In the wake of white-washing scandals in Hollywood, such as Scarlett Johansson in Ghost in the Shell and Emma Stone in Aloha, the Asian American community decided to fight back with the social media campaign, #StarringJohnCho. By posing Asian American actor John Cho in the place of white male protagonists in films, the Photoshopped posters shed light on the lack of Asian male leads in the film industry at large. However, too often activism within the Asian American community has a singular focus that does not adequately address the nuances of the issues they are attempting to dismantle, and #StarringJohnCho is no exception. Although #StarringJohnCho provides an empowering outlet for Asian Americans frustrated with a lack of representation on the big screen, the campaign also perpetuates dangerous concepts of Asian heteromasculinity at the cost of agency for Asian women.
By superimposing John Cho’s face onto the white leads in movies like Spectre and Mission Impossible: Rogue Nation, the movement ends up validating hypermasculinity in the form of violence and power to contrast the feminized nature of Asian-American men. In this way, Asian-American men are reaching for the “infinite” as defined by “The Marvelous Plenty of Asian American Men” – a comparison that is particularly poignant as John Cho stars in one of the films analysed Better Luck Tomorrow. The intent is to show that Asian-American men are not just emasculated nerds, but rather, to show the infinite possibilities for Asian-American masculinity. However, in attempting to attain the infinite, their efforts become a totality because they are following the white heteronormative script for masculinity.
Yet perhaps less noticeable but more concerning is the obsession with Asian-American men as the love interest in films. Discussion about Asian-American representation in film often centers around the fact that Asian men are never considered viable options as a romantic partner for the female lead, in particular when the female lead is a white woman. Some of the posters show Cho in romance films like Me Before You, Mother’s Day, and (500) Days of Summer. Due to the racial castration of Asian-American men, Asian men are rarely considered as love interests in movies or television shows.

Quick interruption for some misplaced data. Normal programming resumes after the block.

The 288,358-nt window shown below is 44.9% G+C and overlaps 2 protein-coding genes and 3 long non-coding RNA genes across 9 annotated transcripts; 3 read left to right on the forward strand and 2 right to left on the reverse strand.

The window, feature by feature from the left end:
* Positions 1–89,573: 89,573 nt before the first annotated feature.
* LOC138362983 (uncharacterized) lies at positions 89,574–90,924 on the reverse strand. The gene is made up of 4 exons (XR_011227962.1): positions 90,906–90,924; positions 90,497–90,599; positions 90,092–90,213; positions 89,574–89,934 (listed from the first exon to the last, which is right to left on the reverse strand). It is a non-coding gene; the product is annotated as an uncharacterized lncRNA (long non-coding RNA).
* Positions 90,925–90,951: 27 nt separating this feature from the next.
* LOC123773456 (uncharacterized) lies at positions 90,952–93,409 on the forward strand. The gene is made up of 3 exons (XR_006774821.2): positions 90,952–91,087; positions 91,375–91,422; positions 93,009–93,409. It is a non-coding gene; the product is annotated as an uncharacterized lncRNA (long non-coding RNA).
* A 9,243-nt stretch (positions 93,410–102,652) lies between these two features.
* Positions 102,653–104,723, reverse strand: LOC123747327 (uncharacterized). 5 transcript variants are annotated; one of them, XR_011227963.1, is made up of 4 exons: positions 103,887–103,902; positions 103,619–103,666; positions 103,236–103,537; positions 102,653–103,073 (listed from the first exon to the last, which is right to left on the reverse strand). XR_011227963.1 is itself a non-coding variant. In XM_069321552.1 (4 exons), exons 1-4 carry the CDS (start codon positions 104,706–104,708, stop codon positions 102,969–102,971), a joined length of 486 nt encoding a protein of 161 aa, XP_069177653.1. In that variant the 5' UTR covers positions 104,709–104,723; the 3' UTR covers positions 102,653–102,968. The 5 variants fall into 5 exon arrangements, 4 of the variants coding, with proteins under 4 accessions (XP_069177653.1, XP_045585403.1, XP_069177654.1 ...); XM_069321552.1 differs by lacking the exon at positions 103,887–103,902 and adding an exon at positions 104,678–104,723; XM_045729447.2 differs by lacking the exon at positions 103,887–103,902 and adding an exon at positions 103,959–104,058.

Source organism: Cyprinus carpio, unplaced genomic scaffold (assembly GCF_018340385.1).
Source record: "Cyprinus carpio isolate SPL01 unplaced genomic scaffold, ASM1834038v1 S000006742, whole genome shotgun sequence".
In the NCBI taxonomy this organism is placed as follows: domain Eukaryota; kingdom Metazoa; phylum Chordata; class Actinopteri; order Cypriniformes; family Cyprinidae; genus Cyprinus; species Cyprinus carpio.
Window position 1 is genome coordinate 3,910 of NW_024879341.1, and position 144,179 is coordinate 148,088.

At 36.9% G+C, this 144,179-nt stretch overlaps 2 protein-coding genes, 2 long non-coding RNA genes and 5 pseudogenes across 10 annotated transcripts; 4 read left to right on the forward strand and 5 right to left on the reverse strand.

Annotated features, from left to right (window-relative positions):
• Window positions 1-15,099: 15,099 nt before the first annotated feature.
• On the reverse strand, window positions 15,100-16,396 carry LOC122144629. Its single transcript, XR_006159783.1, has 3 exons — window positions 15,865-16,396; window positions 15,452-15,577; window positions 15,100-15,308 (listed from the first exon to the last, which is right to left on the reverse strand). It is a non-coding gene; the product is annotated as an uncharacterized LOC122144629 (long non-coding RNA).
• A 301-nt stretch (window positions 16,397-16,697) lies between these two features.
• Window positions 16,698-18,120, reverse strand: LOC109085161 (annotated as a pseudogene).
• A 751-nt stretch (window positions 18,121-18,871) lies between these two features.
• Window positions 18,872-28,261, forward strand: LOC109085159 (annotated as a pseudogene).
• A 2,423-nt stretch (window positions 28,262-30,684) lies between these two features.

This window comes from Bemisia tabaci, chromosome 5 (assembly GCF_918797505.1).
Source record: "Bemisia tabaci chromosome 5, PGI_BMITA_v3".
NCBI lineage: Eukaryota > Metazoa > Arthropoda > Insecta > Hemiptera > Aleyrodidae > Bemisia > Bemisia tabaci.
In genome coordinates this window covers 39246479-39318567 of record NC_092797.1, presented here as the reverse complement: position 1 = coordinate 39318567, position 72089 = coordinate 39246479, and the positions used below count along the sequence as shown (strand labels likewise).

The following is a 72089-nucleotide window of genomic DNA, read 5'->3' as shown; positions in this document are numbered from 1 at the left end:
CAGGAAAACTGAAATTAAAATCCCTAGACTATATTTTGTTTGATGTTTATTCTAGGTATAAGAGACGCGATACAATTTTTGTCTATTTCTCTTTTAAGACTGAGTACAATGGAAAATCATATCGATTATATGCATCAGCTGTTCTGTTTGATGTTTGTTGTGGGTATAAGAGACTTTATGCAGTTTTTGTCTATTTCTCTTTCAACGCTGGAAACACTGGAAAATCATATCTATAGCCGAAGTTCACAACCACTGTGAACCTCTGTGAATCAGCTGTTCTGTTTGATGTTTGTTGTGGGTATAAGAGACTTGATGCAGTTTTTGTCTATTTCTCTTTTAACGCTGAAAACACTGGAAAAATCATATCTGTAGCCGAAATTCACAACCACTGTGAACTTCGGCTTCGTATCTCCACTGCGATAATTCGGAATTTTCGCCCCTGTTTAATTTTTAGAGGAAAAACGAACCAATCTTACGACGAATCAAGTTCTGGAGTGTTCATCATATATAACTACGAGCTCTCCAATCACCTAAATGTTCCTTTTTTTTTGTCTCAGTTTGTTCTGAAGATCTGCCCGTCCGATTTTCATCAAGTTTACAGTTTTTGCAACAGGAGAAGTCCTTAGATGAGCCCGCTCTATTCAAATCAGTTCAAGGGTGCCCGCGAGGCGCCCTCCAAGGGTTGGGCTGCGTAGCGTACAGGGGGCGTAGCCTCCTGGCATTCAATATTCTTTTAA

As Brandzel and Desai note in their paper, women play an important role in validating masculinity. Their “heterosexual and reproductive labor” (71) are what prevent boys from becoming violent. In examining Seung-hui Cho, Brandzel and Desai state that he “fit the pattern of campus killers, in which the rejection by women is one of the primary elements” (71). In this schema that assumes that campus shooters turn to violence due to their inability to access white masculinity, the attention of women is one of the vital factors to prove masculinity. The focus on ensuring that Asian men are viewed as viable love interests in media only serves to fuel this assumption. Asian men cannot be considered masculine unless they are able to be the object of the lead female character’s affection. Only once women view Asian men as attractive and masculine can they be considered as such.
Specifically, this perspective on heterosexual romantic validation of Asian masculinity places the burden on Asian women. As Asian women also participated in the movement and created their own posters, this indicates their approval of John Cho as a desirable figure. However, when Asian women do not actively work to validate Asian masculinity (for instance, by dating men of other ethnicities), they are perceived as betraying their race. This simplistic view ignores the intersections of race, gender, and sexuality that Asian women embody; their sexuality is used to reinforce masculinity (Asian, white, or otherwise) and thus any relationships that threaten this masculinity is perceived as a betrayal. When Asian women hail John Cho as an ideal Asian man because he is attractive and sexually viable, they are complicit in maintaining a system that takes away their own autonomy. Asian women do not have the ability to choose their partners in a political vacuum, but when Asian masculinity relies on sexual validation from Asian women, when they choose outside of the Asian community they are often condemned.
The #StarringJohnCho campaign began with the best of intentions, and it surely accomplished its goal of shedding light on white-washing in the film industry. Unfortunately, #StarringJohnCho continues to operate within white heterosexual ideals of masculinity through violence, power, and sexual and romantic appeal, rather than challenging these restrictive notions. As we consider the forms our own activism takes, it is imperative we remain cognizant of the systems the operate around us as well.